Germany’s First Anti-Semitism Commissioner

By August 9, 2018

BESA Center Perspectives Paper No. 916, August 9, 2018

EXECUTIVE SUMMARY: In April, diplomat Felix Klein was appointed Germany’s first Anti-Semitism Commissioner. The need for such an appointment is an indirect admission of the severity of expressions of Jew-hatred in Germany more than seventy years after the Holocaust. In interviews and statements, Klein has addressed a wide array of the components of anti-Semitism in Germany. For the first time, there is now a German official with the responsibility of exposing Jew hatred in the country in all its varieties.

The German federal government has appointed diplomat Felix Klein to the newly created position of Germany’s Anti-Semitism Commissioner. The need for such an appointment is an indirect admission of the severity of expressions of Jew-hatred in Germany more than seventy years after the Holocaust.

Klein was the Special Representative of the country’s Foreign Office for Relations with Jewish Organizations and Anti-Semitism Issues for the last four years. He took up his new position on May 1, 2018 and is already frequently and publicly addressing many aspects of German anti-Semitism.

It has been difficult to obtain a reliable picture of German anti-Semitism over the years, but what is certain is that it remains substantial. In 2017, police registered four incidents of classic anti-Semitism per day. Berlin in particular seems to have become a hotbed for Jew-hatred, with the Rias monitoring organization registering close to 1,000 anti-Semitic incidents there in 2017. These include complaints about incidents that cannot lead to prosecution, but exclude cases of the newest form of anti-Semitism: anti-Israelism.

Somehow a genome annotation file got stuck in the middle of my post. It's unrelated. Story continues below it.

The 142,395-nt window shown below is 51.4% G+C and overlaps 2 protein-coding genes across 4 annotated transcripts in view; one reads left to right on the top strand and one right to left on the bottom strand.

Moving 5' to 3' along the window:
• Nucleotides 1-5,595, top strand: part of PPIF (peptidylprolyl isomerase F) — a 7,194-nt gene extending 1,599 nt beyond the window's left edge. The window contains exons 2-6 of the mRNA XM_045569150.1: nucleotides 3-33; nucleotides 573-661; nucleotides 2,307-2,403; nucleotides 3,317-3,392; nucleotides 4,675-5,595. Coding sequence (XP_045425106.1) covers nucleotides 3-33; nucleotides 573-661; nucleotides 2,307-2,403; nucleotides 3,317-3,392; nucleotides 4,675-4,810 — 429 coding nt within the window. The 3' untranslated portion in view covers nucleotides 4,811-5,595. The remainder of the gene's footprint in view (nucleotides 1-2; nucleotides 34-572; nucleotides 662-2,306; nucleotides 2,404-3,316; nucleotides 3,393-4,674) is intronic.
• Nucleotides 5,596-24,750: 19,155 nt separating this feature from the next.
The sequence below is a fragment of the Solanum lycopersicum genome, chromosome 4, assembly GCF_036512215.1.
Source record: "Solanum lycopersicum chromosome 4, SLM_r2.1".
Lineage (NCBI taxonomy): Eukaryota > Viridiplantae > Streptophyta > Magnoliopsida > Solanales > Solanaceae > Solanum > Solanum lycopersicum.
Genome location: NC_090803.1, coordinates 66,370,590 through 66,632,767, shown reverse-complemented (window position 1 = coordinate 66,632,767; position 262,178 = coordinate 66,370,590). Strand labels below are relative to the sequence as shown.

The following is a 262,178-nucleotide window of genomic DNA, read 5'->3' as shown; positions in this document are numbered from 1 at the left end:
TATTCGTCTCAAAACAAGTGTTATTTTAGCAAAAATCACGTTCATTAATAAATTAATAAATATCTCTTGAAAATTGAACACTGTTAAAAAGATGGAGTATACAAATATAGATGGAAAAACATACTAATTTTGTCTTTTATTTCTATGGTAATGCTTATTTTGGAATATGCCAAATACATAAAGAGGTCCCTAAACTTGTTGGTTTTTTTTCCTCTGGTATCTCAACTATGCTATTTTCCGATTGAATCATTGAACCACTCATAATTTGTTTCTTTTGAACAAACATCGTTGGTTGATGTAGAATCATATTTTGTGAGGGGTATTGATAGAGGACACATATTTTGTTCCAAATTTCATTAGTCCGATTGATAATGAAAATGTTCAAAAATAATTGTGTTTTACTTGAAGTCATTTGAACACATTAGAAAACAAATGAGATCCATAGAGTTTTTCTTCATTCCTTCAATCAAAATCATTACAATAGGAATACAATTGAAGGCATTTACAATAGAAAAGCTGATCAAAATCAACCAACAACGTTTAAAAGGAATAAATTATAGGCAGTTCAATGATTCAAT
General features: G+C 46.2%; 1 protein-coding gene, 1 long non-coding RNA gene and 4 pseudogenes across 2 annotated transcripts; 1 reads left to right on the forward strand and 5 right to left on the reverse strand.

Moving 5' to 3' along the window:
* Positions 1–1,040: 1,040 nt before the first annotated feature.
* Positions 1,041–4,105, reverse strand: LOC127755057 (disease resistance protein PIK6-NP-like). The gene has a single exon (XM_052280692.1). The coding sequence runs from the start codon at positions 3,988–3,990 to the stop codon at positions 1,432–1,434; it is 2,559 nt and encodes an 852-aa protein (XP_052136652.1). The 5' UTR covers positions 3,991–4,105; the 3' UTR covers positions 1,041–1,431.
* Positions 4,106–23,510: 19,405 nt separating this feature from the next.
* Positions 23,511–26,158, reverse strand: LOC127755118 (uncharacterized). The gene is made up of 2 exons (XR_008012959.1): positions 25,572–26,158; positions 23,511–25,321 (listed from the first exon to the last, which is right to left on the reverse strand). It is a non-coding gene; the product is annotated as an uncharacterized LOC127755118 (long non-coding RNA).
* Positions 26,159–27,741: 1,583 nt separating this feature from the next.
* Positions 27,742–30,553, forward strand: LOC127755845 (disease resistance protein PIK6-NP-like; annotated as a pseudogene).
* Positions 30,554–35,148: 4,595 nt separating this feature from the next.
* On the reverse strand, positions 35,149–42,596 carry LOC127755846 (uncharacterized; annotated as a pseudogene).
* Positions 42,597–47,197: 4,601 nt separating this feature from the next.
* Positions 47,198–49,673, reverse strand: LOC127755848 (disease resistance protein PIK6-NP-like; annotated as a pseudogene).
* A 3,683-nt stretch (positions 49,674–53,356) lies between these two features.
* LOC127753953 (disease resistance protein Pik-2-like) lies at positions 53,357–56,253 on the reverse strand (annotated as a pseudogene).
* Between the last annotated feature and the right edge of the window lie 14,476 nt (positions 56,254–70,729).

With respect to anti-Israelism, a 2014 Bielefeld University study found that 40% of Germans think Israel conducts a war of extermination against the Palestinians. A 2015 study from the Bertelsmann Foundation reported that 41% think that “Israel is acting toward the Palestinians like Nazis acted towards the Jews.” Apparently these Germans project the unprecedented crimes of their grandfathers’ generation onto Israel.

Although Klein has not yet touched on all aspects of anti-Semitism, he has addressed many of its components. In an interview this month with the daily De Welt, he mentioned that anti-Semitism is manifesting itself even in German regions in which no Jews live and in schools that contain no Jewish pupils.

Klein mentioned three key incidents in the history of anti-Semitism in postwar western Germany. The first was the legal conviction by ex-Nazi judges in 1951 of Holocaust survivor Philip Auerbach, who had been responsible for arranging financial restitution to Nazi victims. Auerbach committed suicide two days after being falsely convicted of having committed fraud and was posthumously cleared of all charges four years later. The second incident concerned Rainer Werner Fassbinder’s theater piece, “Trash, the City and Death,” which was to have premiered in 1975 in Frankfurt but was canceled amid accusations that it promoted anti-Semitic stereotypes. (It premiered in Frankfurt nine years later.) Finally, the debate about circumcision in 2012 prompted by a Cologne court’s prohibition of the procedure led to a voluminous outpouring of anti-Semitism in Germany.

Klein has also indicated that he intends to tackle the political distortion of German-reported statistics of anti-Semitic acts. Crimes against Jews by unknown perpetrators are registered as having been committed by extreme right-wingers, while attacks on Jews by Muslims are far more numerous than what is recorded. Klein points out that the necessary change can only be achieved by convincing the interior ministers of the federal states to modify the way statistics are established, adding that it should also be verified and ensured that all imams take a stand against anti-Semitism.